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Part of the Diomedeidae family, the Albatross is one of the largest flying birds and one of the best at gliding. Although there is disagreement and an official count is yet to be reached, the IUCN (International Union for Conservation of Nature) and BirdLife International recognize 22 species of Albatross.  However, not all of these can be found in North America.5

There are three species of Albatross in North America. The Black-footed Albatross and the Laysan Albatross can be found in the Hawaiian Islands, while the Short-tailed Albatross can be found off the coast of California.

Albatross spend most of their lives at sea, only coming ashore to nest. They have long, pointed wings and are effortless flyers. Albatross have bills formed of plates separated by sutures. They have long, webbed front toes while a web does not connect the hind toe.

Albatross, along with other family members such as Shearwaters and Petrels, have a stomach oil which they can eject when disturbed. The oil is used toward predators or other birds. The oil can cause the matting of a bird’s feathers leading to loss of flight or waterproofing.

The oil is also used as an energy store and can be fed to chicks or as a backup energy supply when flying over the ocean.

The stomach oil, created by the digestion of their prey such as squid, krill, and fish, has a strong odour that can prevent mammals from attacking them, even if it is not dangerous.

Photo of albatross

Albatross are distributed in four genera: Great Albatross, North Pacific Albatross, Mollymawks, and Sooty Albatross. Only North Pacific Albatross can be found in North America. The Black-footed Albatross, which are brown, and the Laysan Albatross, which is white-coloured with dark upper wings, are the species most commonly seen on the Pacific coast. 

Species in the Great Albatross genera have the largest wingspan, measuring up to 3.7m (10′). Thanks to their large wings, Albatross can glide for hours without a single flap of their wings, even in windy conditions. They can often be seen soaring over the sea, travelling as far as 1,000 km per day.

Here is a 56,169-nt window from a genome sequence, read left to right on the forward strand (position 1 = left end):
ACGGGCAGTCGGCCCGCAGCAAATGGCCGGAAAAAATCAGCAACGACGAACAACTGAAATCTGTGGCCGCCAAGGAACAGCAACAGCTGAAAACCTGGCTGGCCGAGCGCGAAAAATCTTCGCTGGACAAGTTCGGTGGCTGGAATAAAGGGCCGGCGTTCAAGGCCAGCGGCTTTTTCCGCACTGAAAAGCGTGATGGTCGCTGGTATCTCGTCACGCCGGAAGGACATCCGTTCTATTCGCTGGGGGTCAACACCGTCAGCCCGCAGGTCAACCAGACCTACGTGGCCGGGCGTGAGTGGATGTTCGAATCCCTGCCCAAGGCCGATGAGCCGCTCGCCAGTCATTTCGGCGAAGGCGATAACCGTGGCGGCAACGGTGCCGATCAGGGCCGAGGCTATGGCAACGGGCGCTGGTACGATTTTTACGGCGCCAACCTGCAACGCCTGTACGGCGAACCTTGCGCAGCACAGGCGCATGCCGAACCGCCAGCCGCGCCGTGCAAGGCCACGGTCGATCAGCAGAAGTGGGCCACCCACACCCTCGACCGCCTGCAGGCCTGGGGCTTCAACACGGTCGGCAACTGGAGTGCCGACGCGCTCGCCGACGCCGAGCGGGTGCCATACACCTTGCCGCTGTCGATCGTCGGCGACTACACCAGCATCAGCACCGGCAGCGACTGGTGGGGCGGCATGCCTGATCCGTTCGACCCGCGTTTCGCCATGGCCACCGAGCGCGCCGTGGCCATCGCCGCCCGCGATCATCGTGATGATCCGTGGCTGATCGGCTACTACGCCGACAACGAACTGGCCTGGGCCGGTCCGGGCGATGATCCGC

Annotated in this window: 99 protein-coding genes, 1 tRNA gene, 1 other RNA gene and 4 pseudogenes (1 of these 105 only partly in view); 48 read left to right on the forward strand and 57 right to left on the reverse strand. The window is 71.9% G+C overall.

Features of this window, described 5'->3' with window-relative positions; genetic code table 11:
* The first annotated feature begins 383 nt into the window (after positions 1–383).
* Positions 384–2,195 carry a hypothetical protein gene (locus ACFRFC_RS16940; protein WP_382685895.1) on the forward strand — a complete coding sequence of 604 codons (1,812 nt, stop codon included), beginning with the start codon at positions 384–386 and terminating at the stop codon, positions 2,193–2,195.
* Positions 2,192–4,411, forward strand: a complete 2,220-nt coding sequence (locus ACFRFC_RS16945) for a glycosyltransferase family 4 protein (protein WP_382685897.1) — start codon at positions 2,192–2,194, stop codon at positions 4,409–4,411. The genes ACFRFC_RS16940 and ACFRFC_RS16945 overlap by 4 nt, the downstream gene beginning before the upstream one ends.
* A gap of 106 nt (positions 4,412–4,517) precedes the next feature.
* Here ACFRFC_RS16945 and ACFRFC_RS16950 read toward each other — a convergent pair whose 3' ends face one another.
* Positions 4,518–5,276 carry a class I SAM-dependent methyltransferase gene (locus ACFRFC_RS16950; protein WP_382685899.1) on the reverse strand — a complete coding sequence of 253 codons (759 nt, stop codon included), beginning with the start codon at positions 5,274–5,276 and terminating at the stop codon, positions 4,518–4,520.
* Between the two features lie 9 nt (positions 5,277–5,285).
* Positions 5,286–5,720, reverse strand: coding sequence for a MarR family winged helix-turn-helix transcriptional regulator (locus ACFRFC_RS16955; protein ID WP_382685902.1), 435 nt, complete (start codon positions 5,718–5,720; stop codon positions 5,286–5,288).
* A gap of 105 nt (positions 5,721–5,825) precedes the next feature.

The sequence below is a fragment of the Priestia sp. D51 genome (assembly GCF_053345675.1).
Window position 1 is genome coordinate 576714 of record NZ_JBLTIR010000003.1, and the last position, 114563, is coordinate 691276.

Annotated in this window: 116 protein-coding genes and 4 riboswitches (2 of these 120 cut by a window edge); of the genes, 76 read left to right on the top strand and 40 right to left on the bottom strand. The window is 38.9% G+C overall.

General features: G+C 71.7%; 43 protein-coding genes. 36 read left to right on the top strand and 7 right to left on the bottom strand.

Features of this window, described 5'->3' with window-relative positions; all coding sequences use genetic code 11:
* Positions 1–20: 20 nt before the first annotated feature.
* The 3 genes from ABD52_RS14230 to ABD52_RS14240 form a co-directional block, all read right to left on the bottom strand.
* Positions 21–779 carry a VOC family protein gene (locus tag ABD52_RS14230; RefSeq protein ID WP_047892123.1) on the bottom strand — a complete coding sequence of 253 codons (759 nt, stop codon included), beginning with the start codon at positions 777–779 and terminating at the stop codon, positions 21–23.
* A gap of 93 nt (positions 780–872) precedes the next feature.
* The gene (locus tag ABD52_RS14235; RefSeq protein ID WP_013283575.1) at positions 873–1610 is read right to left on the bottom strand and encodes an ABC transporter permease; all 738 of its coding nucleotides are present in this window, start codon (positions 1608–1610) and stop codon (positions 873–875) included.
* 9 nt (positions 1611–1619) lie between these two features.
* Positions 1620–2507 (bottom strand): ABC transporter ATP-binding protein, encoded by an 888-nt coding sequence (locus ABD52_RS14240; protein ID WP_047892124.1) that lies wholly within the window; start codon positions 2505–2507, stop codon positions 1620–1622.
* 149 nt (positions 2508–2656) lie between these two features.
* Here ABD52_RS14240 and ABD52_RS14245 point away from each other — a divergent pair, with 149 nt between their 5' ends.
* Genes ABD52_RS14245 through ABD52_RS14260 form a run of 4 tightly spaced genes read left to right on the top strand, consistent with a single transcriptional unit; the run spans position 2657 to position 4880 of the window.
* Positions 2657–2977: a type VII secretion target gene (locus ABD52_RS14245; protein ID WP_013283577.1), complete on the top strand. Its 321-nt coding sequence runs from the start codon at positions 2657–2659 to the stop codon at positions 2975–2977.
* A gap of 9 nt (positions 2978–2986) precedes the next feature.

Albatross can be found on isolated islands and only come ashore to breed. Albatross mate for life, reaching sexual maturity at about five years, although they may not breed until sometime after. There is evidence that Albatross can live as long as 50 years. 

When they gather to breed, albatross form colonies, and young members usually attend the breeding rituals to practice their display for which the birds are famous. This ritual includes a dance that features the stretching of wings alongside loud squealing and groaning, staring, as well as bill clacking. 

Using rudimentary nests, Albatross lay only one single egg, and it is incubated and taken care of in equal measure by both parents. The incubation process lasts from 70 to 80 days, depending on the species. Due to the length of incubation, both parents can lose a considerable amount of weight.

Chicks are taken care of for a couple of weeks after hatching until they can protect themselves and regulate their temperature. However, their plumage grows slow, and it can take up to 10 months before they can adequately fly.

Their diet relies mainly on squid, but this can vary from one species to another. They also feed on fish, crustaceans, krill, and zooplankton. Most species of albatross fish on the surface, but some also dive to catch their prey. They can be seen landing on ships to eat garbage from time to time. Albatross typically feed during the day and can be seen drinking seawater. 

There are many ways that young birds are fed.  Find out more here

Black-footed Albatross

The Black-footed Albatross can be identified as it is the only dark Albatross of North America. They also have a white horseshoe shape on their rump.

They measure up to 30-34 in (76-86 cm) long with a wingspan up to 7.2 feet (220 cm) and weigh up to 3.4 kg (7.5 lb.)

Their underwing shows a series of bars, and the undertail is white. They have a slightly pale area around the eye and the base of the bill.

They are silent while at sea with no distinctive calls. They can be found along the Pacific coast throughout the year but can be more often spotted during summer. They can also be found in the Hawaiian Islands, where they breed.

Laysan Albatross

The smallest species of Albatross in North America is the Laysan Albatross, with an average wingspan of 196 cm (77 in) and a bodyweight of 2 to 4 kg (4.4 – 8.8 lb.)

Laysan albatross live in the northwestern Hawaiian Islands and are the most widespread species of Albatross of North America. Their population is around 2.5 million birds, with the population still growing. 

They have dark wings with black contrast and a white body. Their tail is black, while their underwings are primarily white with a black pattern. They have a dark mark around their eye.

They are silent at sea with no distinctive call. They can be seen offshore of California and Alaska, although rare. They migrate from their breeding grounds off Hawaii.

Short-tailed Albatross

In North America, the largest species is the Short-tailed Albatross, which has a wingspan of 215 to 230 cm (85–91 in), and body weight between 4.3 to 8.5 kg (9.5–18.7 lb). 

They have black flight feathers and a black terminal bar on their tail but are overall white, although juveniles are all-brown until the age of 10-20.

They can be found in the Northwestern Hawaiian Islands, where they breed but also visit the shores of California and Washington.

They are known to follow ships to feed on the garbage and waste they leave behind. Short-tailed Albatross are classed as vulnerable by the IUCN.

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